We set up a closet in the basement and grew several types of lettuce, arugula, and basil so that we could have fresh vegetables all winter – without having to leave home and brave the slippery roads.
Joel and I were surprised at how quickly the lettuce grew! We were cutting off pieces for salads after only three weeks!
Hydroponics allows you to grow vegetables quickly in small areas. It’s really amazing! We ended up buying an additional AeroGarden (now they have LED lighting and use 60% less energy) and then getting creative (after much online reading) and creating additional planters using common 5-gallon buckets and the Deep Water Culture (DWC) hydroponic DIY system. You can make these in a few minutes and they last forever. There are many versions of this and fortunately a ton of ‘how to’ videos on YouTube. This sounds like it’s worthy of it’s own post so I’ll write a follow-up article on how we set up our hydroponic oasis 🙂
Buy Once and Regrow Your Produce
Certain vegetables can actually be regrown from the base that you often throw away! For instance, take the bottom (base) of a bunch of celery and place it, cut side facing up, in a bowl of warm water near a sunny window (change the water every two days). In about five to seven days, you will see yellow, then green, leaves sprouting. At this point, you can put the celery into a container with soil covering all but the small new leaves. Water generously and watch the new celery grow! Lettuce and bok choy can be regrown in much the same way.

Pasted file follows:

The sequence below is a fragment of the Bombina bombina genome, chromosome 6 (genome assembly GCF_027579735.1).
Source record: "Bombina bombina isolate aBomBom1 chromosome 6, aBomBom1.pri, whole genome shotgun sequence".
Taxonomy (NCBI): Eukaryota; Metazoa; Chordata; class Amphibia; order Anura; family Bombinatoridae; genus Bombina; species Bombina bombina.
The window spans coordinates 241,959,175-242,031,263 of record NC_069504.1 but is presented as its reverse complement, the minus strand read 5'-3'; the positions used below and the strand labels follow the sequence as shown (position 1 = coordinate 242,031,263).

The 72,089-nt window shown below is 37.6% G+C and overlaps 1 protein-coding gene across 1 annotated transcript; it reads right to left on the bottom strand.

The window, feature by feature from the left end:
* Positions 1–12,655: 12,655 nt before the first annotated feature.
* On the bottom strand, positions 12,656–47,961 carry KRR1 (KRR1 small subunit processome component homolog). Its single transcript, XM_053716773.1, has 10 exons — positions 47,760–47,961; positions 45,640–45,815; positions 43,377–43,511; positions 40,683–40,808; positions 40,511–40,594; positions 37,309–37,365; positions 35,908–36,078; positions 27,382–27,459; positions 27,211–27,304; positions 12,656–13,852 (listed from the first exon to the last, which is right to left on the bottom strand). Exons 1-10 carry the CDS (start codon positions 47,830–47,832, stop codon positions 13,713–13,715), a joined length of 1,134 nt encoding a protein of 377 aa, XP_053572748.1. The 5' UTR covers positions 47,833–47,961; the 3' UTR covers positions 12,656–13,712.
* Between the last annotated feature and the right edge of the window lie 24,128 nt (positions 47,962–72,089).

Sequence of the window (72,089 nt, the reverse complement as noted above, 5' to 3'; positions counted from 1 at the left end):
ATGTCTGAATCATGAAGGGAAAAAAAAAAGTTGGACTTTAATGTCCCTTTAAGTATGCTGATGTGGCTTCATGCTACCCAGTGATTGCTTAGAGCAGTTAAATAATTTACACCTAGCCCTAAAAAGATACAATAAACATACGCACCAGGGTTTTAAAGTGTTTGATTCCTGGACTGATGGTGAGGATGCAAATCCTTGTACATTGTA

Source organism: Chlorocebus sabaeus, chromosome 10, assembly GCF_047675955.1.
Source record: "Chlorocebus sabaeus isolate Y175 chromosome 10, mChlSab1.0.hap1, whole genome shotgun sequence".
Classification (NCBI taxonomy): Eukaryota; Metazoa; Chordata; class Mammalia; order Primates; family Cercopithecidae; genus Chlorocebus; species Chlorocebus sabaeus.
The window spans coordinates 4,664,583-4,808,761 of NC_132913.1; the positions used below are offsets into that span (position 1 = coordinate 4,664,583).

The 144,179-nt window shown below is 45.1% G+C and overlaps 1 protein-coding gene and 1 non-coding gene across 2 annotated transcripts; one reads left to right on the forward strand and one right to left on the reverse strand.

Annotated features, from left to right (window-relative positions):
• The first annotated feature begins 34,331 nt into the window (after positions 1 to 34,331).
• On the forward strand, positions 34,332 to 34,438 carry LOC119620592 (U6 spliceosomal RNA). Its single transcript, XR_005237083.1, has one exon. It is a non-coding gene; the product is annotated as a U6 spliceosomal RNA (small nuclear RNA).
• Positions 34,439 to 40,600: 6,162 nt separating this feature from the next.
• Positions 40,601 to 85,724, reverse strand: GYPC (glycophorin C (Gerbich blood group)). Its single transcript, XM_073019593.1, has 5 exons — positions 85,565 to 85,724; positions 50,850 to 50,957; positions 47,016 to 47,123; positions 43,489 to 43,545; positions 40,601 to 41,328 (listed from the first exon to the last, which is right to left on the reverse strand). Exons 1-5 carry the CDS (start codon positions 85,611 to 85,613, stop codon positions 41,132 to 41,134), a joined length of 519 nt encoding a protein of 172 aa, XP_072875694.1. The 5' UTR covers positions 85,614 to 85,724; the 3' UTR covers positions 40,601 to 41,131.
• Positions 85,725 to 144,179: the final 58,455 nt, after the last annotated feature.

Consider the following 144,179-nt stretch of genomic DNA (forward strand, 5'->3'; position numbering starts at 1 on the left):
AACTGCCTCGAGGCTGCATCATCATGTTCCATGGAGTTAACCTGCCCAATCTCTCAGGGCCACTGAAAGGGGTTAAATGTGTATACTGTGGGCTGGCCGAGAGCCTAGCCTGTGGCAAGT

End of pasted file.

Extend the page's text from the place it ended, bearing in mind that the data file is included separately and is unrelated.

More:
Green onions are even easier: put the white bases in a jar of water, place in a sunny area, and watch as they regrow very quickly. Make sure to change the water every couple of days.
Stretch Your Food Like Your Ancestors Did
Our ancestors knew how to stretch food in ways most of us aren’t taught today. Bone and vegetables broth is an example of stretching food: After eating meat or poultry, you take the bones and make a healthy, nourishing broth. The same is true for the vegetable scraps you can use in broths. What was once considered trash can actually be used to nourish the body. This is a great money-saving technique!
Love Eating In
Eating a home saves a lot of money, even when you’re eating organically! Many restaurants serving non-organic food cost more than eating organic food at home. Have fun with home-meal preparation. There are many easy recipes here on this site as well as in our book.
Bag Your Lunch
If you count up the money spent on eating out during your workweek, even for seemingly affordable lunches, you can see how easily you could set aside that budget for healthy food. Bagging your lunch takes planning, but the more you make home-cooked meals, the more leftovers you have to pack for the next day!
Make Your Own Snacks and Treats
Snack food, bars, and desserts tend to be very pricey. It’s much easier than you think to make your own! Plus, you can make extra and put them in your freezer to save time.